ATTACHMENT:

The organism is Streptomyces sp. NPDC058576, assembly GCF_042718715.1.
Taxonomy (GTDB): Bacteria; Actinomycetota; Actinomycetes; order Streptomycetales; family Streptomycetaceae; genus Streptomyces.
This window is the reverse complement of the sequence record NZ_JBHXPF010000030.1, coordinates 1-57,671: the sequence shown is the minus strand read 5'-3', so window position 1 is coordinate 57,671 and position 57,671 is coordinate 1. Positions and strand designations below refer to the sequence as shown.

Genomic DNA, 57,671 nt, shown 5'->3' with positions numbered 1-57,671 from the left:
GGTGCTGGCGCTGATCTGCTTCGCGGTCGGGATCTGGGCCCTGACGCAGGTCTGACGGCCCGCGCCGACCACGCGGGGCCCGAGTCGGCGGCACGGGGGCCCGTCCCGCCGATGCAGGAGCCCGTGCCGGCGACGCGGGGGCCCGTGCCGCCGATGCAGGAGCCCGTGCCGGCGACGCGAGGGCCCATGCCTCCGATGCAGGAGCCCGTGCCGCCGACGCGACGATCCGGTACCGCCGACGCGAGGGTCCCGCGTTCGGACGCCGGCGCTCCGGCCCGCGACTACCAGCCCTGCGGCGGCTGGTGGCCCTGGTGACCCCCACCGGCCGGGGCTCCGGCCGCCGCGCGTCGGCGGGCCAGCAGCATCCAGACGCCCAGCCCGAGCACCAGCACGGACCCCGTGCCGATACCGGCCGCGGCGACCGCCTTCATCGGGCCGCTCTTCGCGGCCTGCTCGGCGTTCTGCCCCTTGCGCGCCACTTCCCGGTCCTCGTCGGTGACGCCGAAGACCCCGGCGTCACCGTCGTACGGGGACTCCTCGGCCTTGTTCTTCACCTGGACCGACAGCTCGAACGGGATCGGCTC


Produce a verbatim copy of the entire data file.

The organism is Streptomyces sp. NPDC058576, assembly GCF_042718715.1.
Taxonomy (GTDB): Bacteria; Actinomycetota; Actinomycetes; order Streptomycetales; family Streptomycetaceae; genus Streptomyces.
This window is the reverse complement of the sequence record NZ_JBHXPF010000030.1, coordinates 1-57,671: the sequence shown is the minus strand read 5'-3', so window position 1 is coordinate 57,671 and position 57,671 is coordinate 1. Positions and strand designations below refer to the sequence as shown.

Genomic DNA, 57,671 nt, shown 5'->3' with positions numbered 1-57,671 from the left:
GGTGCTGGCGCTGATCTGCTTCGCGGTCGGGATCTGGGCCCTGACGCAGGTCTGACGGCCCGCGCCGACCACGCGGGGCCCGAGTCGGCGGCACGGGGGCCCGTCCCGCCGATGCAGGAGCCCGTGCCGGCGACGCGGGGGCCCGTGCCGCCGATGCAGGAGCCCGTGCCGGCGACGCGAGGGCCCATGCCTCCGATGCAGGAGCCCGTGCCGCCGACGCGACGATCCGGTACCGCCGACGCGAGGGTCCCGCGTTCGGACGCCGGCGCTCCGGCCCGCGACTACCAGCCCTGCGGCGGCTGGTGGCCCTGGTGACCCCCACCGGCCGGGGCTCCGGCCGCCGCGCGTCGGCGGGCCAGCAGCATCCAGACGCCCAGCCCGAGCACCAGCACGGACCCCGTGCCGATACCGGCCGCGGCGACCGCCTTCATCGGGCCGCTCTTCGCGGCCTGCTCGGCGTTCTGCCCCTTGCGCGCCACTTCCCGGTCCTCGTCGGTGACGCCGAAGACCCCGGCGTCACCGTCGTACGGGGACTCCTCGGCCTTGTTCTTCACCTGGACCGACAGCTCGAACGGGATCGGCTC